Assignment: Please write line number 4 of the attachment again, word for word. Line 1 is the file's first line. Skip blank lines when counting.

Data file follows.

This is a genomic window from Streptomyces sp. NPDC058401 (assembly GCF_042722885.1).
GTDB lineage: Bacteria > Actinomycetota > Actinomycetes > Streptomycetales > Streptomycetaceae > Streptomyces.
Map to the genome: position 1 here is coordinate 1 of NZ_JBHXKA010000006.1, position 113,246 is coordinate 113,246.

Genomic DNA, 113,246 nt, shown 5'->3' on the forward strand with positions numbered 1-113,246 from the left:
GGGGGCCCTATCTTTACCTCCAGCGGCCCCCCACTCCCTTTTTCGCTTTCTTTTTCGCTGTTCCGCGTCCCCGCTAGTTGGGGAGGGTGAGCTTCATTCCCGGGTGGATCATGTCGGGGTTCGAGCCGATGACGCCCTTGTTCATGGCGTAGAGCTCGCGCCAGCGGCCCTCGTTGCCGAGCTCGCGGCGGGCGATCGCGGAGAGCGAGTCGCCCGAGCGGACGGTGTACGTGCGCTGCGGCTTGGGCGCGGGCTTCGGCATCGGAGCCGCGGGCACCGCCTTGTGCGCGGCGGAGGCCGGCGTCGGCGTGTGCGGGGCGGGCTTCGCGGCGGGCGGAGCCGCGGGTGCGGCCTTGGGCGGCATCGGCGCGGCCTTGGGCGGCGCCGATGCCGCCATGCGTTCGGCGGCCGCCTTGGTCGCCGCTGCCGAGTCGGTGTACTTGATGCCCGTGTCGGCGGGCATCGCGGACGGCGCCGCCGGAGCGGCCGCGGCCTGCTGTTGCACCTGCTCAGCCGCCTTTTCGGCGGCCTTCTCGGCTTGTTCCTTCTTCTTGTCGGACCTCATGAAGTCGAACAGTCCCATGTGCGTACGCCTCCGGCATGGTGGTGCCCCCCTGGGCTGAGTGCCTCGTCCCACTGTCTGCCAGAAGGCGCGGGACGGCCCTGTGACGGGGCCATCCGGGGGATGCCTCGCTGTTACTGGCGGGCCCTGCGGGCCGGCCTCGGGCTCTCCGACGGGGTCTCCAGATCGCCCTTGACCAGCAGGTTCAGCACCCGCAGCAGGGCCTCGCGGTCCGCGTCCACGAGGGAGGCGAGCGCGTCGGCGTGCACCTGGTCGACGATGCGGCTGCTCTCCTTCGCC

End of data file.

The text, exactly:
Genomic DNA, 113,246 nt, shown 5'->3' on the forward strand with positions numbered 1-113,246 from the left: